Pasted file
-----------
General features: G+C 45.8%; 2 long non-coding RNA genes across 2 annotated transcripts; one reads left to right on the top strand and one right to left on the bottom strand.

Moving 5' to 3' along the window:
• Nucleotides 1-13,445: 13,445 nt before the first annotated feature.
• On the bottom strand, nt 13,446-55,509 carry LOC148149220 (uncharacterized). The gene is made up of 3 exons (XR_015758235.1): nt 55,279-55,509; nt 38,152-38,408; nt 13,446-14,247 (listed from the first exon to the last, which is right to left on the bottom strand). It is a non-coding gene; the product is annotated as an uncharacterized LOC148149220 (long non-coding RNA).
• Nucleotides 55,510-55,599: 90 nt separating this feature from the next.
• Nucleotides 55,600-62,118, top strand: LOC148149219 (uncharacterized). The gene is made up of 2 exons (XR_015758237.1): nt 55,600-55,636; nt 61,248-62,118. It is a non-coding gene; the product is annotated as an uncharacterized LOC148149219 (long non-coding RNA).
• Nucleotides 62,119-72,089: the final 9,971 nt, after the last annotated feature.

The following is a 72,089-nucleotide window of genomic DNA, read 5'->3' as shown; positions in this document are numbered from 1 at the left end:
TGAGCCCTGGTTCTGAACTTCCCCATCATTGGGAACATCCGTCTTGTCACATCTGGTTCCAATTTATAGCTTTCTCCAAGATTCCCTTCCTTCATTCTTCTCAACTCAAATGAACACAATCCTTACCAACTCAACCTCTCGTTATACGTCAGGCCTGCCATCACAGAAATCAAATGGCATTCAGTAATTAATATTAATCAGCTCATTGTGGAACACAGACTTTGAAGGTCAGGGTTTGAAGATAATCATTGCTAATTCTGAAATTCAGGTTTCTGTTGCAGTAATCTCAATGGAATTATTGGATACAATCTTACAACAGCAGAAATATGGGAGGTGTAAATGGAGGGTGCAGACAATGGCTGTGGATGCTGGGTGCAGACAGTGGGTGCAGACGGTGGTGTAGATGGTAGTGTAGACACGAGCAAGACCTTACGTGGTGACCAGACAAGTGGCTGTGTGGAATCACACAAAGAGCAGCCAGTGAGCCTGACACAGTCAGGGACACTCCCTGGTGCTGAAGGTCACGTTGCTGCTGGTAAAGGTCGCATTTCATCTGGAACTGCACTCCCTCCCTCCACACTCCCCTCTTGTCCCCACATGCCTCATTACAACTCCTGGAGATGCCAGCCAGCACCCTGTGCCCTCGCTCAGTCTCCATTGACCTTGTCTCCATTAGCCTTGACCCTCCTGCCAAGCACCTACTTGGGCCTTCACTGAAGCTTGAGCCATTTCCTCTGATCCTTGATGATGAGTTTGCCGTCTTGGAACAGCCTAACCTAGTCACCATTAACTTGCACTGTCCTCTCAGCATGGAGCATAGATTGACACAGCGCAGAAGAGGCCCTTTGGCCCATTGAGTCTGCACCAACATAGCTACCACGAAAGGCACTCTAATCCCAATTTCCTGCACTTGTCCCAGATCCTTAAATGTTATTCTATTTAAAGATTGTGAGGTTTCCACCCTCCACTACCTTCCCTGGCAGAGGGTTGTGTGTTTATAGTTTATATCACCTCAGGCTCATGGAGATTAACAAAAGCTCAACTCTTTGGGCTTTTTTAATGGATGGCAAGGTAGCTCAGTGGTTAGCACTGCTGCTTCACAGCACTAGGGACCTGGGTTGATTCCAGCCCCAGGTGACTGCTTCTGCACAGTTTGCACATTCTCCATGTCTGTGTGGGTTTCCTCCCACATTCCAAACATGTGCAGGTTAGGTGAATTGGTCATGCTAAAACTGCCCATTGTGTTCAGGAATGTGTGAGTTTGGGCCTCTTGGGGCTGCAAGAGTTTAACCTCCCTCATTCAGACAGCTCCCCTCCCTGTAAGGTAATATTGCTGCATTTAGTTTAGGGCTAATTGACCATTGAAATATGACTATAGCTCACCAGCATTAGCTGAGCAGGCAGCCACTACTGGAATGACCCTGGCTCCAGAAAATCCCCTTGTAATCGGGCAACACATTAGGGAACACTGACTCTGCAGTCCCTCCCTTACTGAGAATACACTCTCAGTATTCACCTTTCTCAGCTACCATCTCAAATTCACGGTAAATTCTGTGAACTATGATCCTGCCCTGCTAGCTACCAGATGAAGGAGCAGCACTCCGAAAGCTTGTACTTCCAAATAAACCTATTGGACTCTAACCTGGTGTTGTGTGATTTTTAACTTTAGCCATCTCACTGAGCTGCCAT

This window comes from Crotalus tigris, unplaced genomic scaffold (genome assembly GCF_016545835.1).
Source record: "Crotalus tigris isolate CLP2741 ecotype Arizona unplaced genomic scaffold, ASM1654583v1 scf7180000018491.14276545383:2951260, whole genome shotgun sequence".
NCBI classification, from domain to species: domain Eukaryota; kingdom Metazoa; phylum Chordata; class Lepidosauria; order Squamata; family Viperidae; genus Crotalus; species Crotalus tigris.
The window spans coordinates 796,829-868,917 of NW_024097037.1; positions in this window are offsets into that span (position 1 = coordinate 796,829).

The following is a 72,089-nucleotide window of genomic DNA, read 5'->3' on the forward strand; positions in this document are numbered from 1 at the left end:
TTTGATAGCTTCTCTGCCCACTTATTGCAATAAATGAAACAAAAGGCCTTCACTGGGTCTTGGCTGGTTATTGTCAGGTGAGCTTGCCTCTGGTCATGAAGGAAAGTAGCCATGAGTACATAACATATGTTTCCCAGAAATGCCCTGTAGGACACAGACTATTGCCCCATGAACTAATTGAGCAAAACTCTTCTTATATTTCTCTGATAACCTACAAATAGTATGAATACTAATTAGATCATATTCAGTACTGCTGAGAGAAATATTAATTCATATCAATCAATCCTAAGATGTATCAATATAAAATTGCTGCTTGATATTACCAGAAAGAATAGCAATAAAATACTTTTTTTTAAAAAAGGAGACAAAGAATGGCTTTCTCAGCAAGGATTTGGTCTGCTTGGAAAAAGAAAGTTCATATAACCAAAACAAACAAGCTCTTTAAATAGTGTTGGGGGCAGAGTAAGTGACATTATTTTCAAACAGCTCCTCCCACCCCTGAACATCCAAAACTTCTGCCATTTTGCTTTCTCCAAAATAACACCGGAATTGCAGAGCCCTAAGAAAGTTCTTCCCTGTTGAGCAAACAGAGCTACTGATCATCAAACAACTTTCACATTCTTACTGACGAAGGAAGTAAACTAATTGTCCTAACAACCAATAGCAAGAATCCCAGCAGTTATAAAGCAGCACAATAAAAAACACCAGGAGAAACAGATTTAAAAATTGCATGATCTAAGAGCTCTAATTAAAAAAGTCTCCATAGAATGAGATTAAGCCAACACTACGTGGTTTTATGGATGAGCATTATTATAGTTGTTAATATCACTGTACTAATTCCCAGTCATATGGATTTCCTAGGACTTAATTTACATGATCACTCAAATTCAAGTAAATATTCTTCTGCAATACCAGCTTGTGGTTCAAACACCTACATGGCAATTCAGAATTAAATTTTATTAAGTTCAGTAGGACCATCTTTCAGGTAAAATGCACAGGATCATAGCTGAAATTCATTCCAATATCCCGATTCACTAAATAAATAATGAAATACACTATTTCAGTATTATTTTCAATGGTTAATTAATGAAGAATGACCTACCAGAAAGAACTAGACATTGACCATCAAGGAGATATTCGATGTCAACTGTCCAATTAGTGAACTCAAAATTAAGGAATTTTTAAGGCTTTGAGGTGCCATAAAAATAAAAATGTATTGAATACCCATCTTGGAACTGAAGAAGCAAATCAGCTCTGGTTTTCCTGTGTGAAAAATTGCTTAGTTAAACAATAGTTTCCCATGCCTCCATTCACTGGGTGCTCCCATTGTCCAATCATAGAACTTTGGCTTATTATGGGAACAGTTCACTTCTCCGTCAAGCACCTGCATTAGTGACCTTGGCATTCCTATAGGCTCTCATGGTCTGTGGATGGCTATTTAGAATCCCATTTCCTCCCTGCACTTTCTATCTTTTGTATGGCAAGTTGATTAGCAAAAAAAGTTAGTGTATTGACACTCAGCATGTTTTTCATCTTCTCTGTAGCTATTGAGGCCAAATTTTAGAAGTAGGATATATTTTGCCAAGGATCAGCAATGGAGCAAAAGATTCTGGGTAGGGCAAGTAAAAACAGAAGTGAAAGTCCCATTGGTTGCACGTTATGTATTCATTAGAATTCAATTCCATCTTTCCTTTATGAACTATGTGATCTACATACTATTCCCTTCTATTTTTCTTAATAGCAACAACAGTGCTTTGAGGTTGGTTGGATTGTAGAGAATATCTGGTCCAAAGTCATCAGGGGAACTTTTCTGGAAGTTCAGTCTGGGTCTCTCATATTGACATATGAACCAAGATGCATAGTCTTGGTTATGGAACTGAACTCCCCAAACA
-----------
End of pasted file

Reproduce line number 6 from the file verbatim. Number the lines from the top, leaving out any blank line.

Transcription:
• Nucleotides 55,600-62,118, top strand: LOC148149219 (uncharacterized). The gene is made up of 2 exons (XR_015758237.1): nt 55,600-55,636; nt 61,248-62,118. It is a non-coding gene; the product is annotated as an uncharacterized LOC148149219 (long non-coding RNA).